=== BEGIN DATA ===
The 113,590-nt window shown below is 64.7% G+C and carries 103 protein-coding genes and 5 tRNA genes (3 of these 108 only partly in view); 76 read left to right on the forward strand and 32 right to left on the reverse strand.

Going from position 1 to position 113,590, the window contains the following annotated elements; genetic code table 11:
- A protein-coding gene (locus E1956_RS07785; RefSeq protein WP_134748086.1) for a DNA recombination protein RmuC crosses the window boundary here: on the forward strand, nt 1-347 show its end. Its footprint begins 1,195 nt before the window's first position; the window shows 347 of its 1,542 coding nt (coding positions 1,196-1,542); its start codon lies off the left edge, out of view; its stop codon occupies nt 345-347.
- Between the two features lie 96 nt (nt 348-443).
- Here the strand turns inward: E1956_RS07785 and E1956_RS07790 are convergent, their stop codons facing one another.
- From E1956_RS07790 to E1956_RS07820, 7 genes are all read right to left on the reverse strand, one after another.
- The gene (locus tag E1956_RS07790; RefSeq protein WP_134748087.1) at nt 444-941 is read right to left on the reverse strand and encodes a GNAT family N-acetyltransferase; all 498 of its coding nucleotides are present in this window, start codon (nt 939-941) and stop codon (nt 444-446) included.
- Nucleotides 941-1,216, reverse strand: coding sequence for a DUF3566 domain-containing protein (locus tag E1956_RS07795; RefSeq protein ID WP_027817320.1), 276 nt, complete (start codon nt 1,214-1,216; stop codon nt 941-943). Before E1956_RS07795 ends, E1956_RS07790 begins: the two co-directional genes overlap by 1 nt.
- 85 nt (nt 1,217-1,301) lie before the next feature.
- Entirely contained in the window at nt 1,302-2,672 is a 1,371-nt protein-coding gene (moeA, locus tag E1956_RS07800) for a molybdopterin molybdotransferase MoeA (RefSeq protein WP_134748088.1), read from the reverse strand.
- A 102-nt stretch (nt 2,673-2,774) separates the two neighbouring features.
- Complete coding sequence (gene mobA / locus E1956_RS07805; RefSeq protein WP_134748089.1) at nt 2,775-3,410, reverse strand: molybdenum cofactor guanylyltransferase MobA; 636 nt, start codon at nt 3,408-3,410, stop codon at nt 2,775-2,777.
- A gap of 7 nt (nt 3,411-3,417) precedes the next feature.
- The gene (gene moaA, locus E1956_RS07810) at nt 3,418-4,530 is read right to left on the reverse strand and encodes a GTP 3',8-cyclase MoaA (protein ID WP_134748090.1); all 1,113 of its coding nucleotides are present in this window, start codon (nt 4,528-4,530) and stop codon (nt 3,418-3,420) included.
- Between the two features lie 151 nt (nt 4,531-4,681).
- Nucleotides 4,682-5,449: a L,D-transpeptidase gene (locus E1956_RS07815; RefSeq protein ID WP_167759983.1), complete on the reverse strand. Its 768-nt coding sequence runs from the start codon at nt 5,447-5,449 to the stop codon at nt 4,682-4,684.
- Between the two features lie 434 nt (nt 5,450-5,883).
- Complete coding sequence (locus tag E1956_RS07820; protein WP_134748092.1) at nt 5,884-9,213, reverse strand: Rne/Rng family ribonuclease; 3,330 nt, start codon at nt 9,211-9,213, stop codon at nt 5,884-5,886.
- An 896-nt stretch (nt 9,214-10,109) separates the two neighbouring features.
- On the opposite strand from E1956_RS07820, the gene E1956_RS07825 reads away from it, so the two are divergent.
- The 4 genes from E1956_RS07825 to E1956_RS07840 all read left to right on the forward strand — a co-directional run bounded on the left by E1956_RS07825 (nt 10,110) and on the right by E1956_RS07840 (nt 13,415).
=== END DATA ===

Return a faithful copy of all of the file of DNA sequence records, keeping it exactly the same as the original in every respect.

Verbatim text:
The 113,590-nt window shown below is 64.7% G+C and carries 103 protein-coding genes and 5 tRNA genes (3 of these 108 only partly in view); 76 read left to right on the forward strand and 32 right to left on the reverse strand.

Going from position 1 to position 113,590, the window contains the following annotated elements; genetic code table 11:
- A protein-coding gene (locus E1956_RS07785; RefSeq protein WP_134748086.1) for a DNA recombination protein RmuC crosses the window boundary here: on the forward strand, nt 1-347 show its end. Its footprint begins 1,195 nt before the window's first position; the window shows 347 of its 1,542 coding nt (coding positions 1,196-1,542); its start codon lies off the left edge, out of view; its stop codon occupies nt 345-347.
- Between the two features lie 96 nt (nt 348-443).
- Here the strand turns inward: E1956_RS07785 and E1956_RS07790 are convergent, their stop codons facing one another.
- From E1956_RS07790 to E1956_RS07820, 7 genes are all read right to left on the reverse strand, one after another.
- The gene (locus tag E1956_RS07790; RefSeq protein WP_134748087.1) at nt 444-941 is read right to left on the reverse strand and encodes a GNAT family N-acetyltransferase; all 498 of its coding nucleotides are present in this window, start codon (nt 939-941) and stop codon (nt 444-446) included.
- Nucleotides 941-1,216, reverse strand: coding sequence for a DUF3566 domain-containing protein (locus tag E1956_RS07795; RefSeq protein ID WP_027817320.1), 276 nt, complete (start codon nt 1,214-1,216; stop codon nt 941-943). Before E1956_RS07795 ends, E1956_RS07790 begins: the two co-directional genes overlap by 1 nt.
- 85 nt (nt 1,217-1,301) lie before the next feature.
- Entirely contained in the window at nt 1,302-2,672 is a 1,371-nt protein-coding gene (moeA, locus tag E1956_RS07800) for a molybdopterin molybdotransferase MoeA (RefSeq protein WP_134748088.1), read from the reverse strand.
- A 102-nt stretch (nt 2,673-2,774) separates the two neighbouring features.
- Complete coding sequence (gene mobA / locus E1956_RS07805; RefSeq protein WP_134748089.1) at nt 2,775-3,410, reverse strand: molybdenum cofactor guanylyltransferase MobA; 636 nt, start codon at nt 3,408-3,410, stop codon at nt 2,775-2,777.
- A gap of 7 nt (nt 3,411-3,417) precedes the next feature.
- The gene (gene moaA, locus E1956_RS07810) at nt 3,418-4,530 is read right to left on the reverse strand and encodes a GTP 3',8-cyclase MoaA (protein ID WP_134748090.1); all 1,113 of its coding nucleotides are present in this window, start codon (nt 4,528-4,530) and stop codon (nt 3,418-3,420) included.
- Between the two features lie 151 nt (nt 4,531-4,681).
- Nucleotides 4,682-5,449: a L,D-transpeptidase gene (locus E1956_RS07815; RefSeq protein ID WP_167759983.1), complete on the reverse strand. Its 768-nt coding sequence runs from the start codon at nt 5,447-5,449 to the stop codon at nt 4,682-4,684.
- Between the two features lie 434 nt (nt 5,450-5,883).
- Complete coding sequence (locus tag E1956_RS07820; protein WP_134748092.1) at nt 5,884-9,213, reverse strand: Rne/Rng family ribonuclease; 3,330 nt, start codon at nt 9,211-9,213, stop codon at nt 5,884-5,886.
- An 896-nt stretch (nt 9,214-10,109) separates the two neighbouring features.
- On the opposite strand from E1956_RS07820, the gene E1956_RS07825 reads away from it, so the two are divergent.
- The 4 genes from E1956_RS07825 to E1956_RS07840 all read left to right on the forward strand — a co-directional run bounded on the left by E1956_RS07825 (nt 10,110) and on the right by E1956_RS07840 (nt 13,415).